CAB as primary therapy, did not achieve remission in the two patients. One of two patients achieved remission on add-on. Thus CAB post-surgery/primary therapy achieved remission in only 25% though symptomatic relief and tolerability were remarkable. GH decreased by an average of 24% at 1 year.

Mortality

The mortality in this case series was two out of fourteen (14.3%). Both died due to CVA following CRT after failed surgery.





In contrast to 70-80% incidence of macrodenomas reported in most series our incidence was 100%, probably due to late presentation in the overtly symptomatic stage. TSS is the treatment of choice in acromegaly. However, fewer than 50% of patients with macroadenomas undergo biochemical remission following TSS. [2] We report a similar remission of 40%. The low recurrence rate in our subjects was in concordance with other similar studies.

CRT was used in our patients. Barkan et al. [3] reported post-irradiation IGF-1 normalization in less than 5% over 7 years. CRT achieved remission in none of our patients, 60% developed hypopituitarism. More than 50% of patients receiving radiation therapy develop pituitary failure. [1]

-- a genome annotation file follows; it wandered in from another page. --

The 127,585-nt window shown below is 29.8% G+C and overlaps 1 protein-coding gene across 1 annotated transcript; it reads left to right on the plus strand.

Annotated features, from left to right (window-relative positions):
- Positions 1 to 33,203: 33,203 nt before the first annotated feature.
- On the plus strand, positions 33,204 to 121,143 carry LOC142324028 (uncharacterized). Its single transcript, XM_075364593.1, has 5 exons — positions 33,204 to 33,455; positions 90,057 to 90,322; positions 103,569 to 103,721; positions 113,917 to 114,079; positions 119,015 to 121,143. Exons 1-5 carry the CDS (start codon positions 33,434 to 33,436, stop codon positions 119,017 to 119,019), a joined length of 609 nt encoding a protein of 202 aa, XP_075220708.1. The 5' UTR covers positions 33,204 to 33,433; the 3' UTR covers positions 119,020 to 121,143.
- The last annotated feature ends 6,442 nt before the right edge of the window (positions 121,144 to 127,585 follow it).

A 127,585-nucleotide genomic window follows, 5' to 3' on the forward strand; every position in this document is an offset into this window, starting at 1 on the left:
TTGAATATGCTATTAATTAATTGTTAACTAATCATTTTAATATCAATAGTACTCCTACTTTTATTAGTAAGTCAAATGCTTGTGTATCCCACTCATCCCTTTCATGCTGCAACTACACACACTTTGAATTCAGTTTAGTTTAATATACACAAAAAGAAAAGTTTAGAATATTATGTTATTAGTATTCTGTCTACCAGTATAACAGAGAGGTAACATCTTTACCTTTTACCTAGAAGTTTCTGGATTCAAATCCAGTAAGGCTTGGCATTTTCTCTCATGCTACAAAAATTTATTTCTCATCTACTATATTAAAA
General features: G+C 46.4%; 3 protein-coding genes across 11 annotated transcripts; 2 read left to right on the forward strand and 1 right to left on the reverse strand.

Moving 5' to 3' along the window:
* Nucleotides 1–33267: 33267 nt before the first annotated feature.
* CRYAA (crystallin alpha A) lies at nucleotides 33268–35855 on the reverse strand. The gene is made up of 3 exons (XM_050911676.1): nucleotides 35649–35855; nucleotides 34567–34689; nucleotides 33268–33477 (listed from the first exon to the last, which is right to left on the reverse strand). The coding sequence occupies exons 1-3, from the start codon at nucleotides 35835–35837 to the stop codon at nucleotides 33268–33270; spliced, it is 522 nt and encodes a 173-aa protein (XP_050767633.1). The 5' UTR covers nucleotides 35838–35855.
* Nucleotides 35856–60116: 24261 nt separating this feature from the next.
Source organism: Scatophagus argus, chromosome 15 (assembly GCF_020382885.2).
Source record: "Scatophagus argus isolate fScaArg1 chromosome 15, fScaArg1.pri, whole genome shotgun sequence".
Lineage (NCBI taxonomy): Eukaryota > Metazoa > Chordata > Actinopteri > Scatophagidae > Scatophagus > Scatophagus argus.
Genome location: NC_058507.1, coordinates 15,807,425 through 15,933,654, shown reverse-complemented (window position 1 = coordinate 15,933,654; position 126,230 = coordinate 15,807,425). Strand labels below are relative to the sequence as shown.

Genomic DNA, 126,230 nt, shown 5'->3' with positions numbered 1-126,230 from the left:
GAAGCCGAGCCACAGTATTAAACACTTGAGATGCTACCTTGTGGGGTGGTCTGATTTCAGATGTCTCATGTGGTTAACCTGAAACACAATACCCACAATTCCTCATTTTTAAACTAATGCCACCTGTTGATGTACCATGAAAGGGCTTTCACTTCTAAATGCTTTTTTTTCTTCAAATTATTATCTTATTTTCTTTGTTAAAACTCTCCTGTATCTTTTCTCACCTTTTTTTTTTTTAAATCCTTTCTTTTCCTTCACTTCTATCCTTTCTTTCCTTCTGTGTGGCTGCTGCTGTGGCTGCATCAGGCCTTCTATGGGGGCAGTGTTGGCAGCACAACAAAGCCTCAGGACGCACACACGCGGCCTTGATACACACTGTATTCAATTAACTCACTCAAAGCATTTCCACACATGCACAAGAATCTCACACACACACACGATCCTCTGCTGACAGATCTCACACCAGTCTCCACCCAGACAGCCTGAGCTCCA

Regarding medical therapy, somatostatin analogues, and pegvisomant are largely unaffordable. Of the dopamine agonists, only CAB has any efficacy in acromegaly, [1] though mono-therapy is effective in less than 10% of patients. [4] We report 25% efficacy of CAB (alone/add-on) in achieving remission. The merits of CAB were its oral administration, excellent tolerability and a modest reduction (24%) of GH.

Recent studies report a 32% increased risk for all-cause mortality. [5] We report two (14.3%) deaths from CVA, in patients who were uncontrolled after CRT. CRT may increase risk of CVA due to radiation vasculopathy. [1]

The limitation of our study is the small number of cases. However, in the background of limited Indian data, the study is relevant in depicting the true picture of follow up of acromegaly patients in eastern India.